Strategic Insight №3 / 01.06.2020
- The disruptive nature of the pandemic for Russia and the post-Soviet space should not be overestimated. Yet, it has served as a stress test by aggravating many of the previously vexed issues and their implications, which go well beyond national agenda.
- The pandemic has boosted the requirement for pragmatism and devaluated rhetoric that is not corroborated by practice.
- Russia will maintain all its core foreign policy priorities once the pandemic is over.
- Russia’s crucial task for the post-COVID period is to prevent the chaotization and atomization of the post-Soviet space. Or otherwise, we might observe galloping uncertainty and unpredictability, in which multidirectional nationalism will serve as the determining driver, as well as the ideology of religious exclusivity.
- There is an urgent need to restart the Eurasian integration projects and enhance their practical efficiency and appeal.
- Russia will be focused on the idea of “harmonizing” Eurasia. In this context, the post-Soviet space will even gain in importance for Moscow.
Future historians will definitely christen the year 2020 as the worldwide onset of coronavirus. It seems like tons of research articles and expert reports on the impact of the pandemic on the global economy and international political processes have been published. However, it is quite obvious that with the focus having been shifted towards the global perspective, the processes taking place in individual countries and regions appear to be falling out of sight. In the meantime, all of the conclusions drawn about the comprehensive implications of COVID-19 will remain somewhat schematic and generic without due consideration of their nuances and peculiarities.
How much have Russia and the post-Soviet space been modified by the coronavirus pandemic? Can we speculate about any new trends in Eurasia? And if so, what sort of consequences will they have for the countries of the South Caucasus, Central Asia, the European part of the CIS, Russia, its Western competitors (the U.S. and the EU), as well as China, whose growing international influence is increasingly becoming the subject of contentious debate?
To answer these questions, one needs to assess the degree of change in Eurasia brought about by the advent of COVID-19. Has the pandemic caused entirely new threats or exacerbated issues that have been in place for some time now? In the words of Russian analyst Dmitry Suslov, “the coronavirus pandemic does not nullify the primary trends in international relations, but acts as a powerful catalyst for them.” It seems that this formula, which is applicable to the main tendencies in world politics, can be employed in the analysis of Eurasian processes before and after the onset of COVID-19.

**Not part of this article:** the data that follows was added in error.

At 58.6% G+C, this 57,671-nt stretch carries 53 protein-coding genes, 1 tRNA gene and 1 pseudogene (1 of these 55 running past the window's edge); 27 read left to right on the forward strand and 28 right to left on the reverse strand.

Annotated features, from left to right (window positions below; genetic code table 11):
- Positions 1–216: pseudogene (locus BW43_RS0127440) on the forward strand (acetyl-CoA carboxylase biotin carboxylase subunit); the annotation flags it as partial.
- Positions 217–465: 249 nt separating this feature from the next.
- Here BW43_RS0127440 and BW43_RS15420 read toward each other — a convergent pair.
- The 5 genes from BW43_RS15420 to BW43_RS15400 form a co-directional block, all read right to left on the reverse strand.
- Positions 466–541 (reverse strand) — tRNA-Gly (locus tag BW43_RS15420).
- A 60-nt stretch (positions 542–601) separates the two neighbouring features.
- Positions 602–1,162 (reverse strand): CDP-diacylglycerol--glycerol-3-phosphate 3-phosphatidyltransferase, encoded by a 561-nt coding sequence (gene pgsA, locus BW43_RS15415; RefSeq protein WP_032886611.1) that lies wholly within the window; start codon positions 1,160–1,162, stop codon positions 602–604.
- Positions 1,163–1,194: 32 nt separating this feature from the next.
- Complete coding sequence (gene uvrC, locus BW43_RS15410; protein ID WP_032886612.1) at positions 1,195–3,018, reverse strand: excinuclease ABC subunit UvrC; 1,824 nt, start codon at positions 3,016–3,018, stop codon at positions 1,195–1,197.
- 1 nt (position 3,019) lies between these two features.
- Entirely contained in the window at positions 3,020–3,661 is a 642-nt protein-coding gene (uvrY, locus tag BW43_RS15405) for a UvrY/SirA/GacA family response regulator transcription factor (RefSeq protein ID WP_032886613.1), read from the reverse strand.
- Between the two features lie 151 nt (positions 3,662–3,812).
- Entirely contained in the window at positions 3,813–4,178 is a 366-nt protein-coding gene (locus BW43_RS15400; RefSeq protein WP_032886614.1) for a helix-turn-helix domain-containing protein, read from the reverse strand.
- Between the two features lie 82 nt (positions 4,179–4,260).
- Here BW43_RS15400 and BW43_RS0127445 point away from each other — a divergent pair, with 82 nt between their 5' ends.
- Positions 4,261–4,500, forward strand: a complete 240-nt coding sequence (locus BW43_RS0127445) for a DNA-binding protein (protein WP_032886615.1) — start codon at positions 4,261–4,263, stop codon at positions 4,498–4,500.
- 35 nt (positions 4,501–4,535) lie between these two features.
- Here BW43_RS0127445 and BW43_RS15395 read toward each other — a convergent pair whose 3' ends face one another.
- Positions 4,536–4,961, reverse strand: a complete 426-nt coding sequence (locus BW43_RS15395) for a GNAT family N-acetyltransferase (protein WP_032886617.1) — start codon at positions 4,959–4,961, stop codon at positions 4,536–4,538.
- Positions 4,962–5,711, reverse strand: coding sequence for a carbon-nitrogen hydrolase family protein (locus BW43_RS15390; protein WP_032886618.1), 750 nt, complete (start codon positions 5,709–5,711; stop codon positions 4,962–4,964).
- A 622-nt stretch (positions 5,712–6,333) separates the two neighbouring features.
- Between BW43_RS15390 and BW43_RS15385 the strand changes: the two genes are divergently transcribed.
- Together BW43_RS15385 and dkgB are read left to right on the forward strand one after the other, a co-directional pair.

Eurasia before the pandemic: a complex competition
Before 2020, the post-Soviet space was not the only one, but one of the key arenas of confrontation between Russia and the West. Russian operations in the South Caucasus in 2008, in Crimea and Donbass in 2014 were qualified by the U.S. and the EU as “geopolitical revisionism” that constitutes a threat not only in the context of the relationships between Moscow, Kyiv and Tbilisi, but also within the framework of pan-European security. In many ways, the Ukraine crisis consolidated the positions of the U.S. and EU in terms of the “deterrence of Russia.” Integration projects initiated by Moscow (the Eurasian Economic Union, Collective Security Treaty Organization) were interpreted, inter alia, as attempts to “re-Sovietize” Eurasia in one form or another.
Anyway, it would be wrong to reduce the formats of Eurasian competition to a mere remake of the Cold War. As soon as the former union republics became independent states, they outlined their own foreign policy interests, which often fail to coincide with the approaches of competing world powers.
For example, Georgia, which was granted a political declaration about its future NATO membership back in April 2008 (and became the only post-Soviet republic to hold a referendum on joining NATO that year), was the first state in the South Caucasus to sign a free trade agreement (FTA) with China. Conversely, members of the CSTO and the EEU, that is, Russia’s strategic allies, took an extremely cautious stance on the territorial integrity of Georgia and Ukraine. The two pillars of the Shanghai Cooperation Organization, Russia and China, tend to divide on the prospects of the organization. For Moscow, it is a format that may evolve into a Eurasian alternative to NATO, primarily in terms of security, as long as it is given certain impetus. For Beijing, it is also a tool to promote China’s economic interests. In Central Asia, too, we observed Moscow’s specialized focus on security matters and Beijing’s focus on economic issues, underpinned not least of all by significant investment resources.